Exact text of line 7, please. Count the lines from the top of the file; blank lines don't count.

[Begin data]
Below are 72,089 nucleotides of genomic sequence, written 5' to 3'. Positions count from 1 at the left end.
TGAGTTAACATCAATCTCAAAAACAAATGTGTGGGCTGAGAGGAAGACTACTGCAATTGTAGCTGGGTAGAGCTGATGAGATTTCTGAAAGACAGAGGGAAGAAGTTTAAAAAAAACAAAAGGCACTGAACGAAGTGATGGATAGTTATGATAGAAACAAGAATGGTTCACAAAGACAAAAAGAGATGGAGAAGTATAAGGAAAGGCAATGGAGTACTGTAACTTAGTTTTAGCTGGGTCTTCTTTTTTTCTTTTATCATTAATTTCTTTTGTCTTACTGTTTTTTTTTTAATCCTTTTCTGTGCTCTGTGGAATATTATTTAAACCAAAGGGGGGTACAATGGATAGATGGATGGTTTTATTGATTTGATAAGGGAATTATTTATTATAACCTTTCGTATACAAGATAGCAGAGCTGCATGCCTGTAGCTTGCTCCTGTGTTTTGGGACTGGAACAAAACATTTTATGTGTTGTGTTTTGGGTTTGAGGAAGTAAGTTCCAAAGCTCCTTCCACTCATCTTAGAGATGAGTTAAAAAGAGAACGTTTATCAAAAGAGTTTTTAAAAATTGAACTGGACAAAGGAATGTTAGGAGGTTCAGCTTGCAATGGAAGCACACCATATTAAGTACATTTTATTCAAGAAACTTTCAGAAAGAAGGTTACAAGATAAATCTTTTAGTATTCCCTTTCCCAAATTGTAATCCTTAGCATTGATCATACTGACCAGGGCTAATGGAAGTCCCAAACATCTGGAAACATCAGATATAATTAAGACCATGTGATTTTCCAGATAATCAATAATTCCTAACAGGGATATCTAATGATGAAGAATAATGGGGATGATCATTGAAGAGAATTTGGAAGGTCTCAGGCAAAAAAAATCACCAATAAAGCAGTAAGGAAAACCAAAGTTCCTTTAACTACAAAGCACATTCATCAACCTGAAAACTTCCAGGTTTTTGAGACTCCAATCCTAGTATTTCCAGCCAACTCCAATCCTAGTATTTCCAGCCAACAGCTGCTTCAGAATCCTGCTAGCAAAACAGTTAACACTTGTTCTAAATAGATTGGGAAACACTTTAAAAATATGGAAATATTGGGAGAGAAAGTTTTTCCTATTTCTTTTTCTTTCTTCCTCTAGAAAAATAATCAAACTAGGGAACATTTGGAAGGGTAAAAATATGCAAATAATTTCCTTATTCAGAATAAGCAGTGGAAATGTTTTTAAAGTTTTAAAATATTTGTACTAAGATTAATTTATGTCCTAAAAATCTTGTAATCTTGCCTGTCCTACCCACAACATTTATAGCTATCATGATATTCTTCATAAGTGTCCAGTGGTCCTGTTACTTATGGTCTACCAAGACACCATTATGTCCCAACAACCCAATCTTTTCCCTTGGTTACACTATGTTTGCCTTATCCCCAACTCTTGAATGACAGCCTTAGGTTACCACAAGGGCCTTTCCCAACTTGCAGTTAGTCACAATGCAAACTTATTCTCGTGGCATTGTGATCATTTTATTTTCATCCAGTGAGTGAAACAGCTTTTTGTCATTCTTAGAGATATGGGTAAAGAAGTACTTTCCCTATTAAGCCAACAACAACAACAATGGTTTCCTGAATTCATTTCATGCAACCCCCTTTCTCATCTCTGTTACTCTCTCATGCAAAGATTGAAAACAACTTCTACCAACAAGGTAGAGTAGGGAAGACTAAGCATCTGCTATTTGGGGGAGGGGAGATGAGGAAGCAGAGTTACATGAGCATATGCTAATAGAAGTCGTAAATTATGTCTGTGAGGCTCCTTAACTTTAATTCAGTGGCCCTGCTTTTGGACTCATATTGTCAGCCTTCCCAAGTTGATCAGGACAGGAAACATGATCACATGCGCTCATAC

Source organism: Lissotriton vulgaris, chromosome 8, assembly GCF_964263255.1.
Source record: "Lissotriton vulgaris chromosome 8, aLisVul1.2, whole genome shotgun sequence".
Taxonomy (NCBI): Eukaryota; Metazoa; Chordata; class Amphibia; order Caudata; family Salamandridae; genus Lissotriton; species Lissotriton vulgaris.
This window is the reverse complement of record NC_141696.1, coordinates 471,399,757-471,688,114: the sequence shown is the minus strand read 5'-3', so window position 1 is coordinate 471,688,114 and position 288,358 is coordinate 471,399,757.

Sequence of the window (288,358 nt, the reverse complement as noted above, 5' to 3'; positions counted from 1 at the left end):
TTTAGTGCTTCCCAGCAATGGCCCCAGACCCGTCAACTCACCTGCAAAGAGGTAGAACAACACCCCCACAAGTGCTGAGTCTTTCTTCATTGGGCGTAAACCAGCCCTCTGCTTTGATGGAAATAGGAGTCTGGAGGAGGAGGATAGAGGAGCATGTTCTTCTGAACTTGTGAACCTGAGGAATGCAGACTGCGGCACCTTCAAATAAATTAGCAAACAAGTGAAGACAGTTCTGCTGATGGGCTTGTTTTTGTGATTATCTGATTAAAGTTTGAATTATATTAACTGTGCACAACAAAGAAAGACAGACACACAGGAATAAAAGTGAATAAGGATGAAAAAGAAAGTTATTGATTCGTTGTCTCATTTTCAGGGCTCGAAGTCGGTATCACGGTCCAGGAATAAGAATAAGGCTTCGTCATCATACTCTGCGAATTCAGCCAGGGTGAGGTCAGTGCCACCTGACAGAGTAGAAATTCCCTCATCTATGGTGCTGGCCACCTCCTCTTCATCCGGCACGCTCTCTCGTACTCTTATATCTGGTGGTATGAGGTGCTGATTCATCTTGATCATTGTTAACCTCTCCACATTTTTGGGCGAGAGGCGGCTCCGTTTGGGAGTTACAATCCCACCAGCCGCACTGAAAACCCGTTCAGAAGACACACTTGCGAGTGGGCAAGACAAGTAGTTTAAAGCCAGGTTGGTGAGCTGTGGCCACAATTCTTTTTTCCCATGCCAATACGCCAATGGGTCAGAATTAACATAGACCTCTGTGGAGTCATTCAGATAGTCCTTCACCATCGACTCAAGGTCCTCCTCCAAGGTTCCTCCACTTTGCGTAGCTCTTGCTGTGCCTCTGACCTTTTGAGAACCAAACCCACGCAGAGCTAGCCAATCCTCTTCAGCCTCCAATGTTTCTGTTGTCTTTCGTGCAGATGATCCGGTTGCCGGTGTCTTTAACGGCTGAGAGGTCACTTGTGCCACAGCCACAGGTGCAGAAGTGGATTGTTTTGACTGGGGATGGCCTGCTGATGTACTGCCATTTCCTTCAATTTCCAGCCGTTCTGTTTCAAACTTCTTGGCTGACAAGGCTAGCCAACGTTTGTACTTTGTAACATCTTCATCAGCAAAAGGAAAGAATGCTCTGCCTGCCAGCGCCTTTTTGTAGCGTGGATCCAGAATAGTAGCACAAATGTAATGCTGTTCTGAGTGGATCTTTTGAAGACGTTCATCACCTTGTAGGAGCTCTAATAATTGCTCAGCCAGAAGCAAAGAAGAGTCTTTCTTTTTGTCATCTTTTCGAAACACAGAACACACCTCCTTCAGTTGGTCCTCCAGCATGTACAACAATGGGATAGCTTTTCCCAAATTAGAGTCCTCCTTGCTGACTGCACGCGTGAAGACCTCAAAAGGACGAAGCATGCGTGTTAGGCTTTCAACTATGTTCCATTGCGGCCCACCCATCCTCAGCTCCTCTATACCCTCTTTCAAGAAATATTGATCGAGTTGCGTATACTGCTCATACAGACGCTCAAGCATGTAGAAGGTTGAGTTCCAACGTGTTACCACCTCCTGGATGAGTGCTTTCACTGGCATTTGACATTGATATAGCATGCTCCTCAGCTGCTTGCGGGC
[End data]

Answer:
Sequence of the window (288,358 nt, the reverse complement as noted above, 5' to 3'; positions counted from 1 at the left end):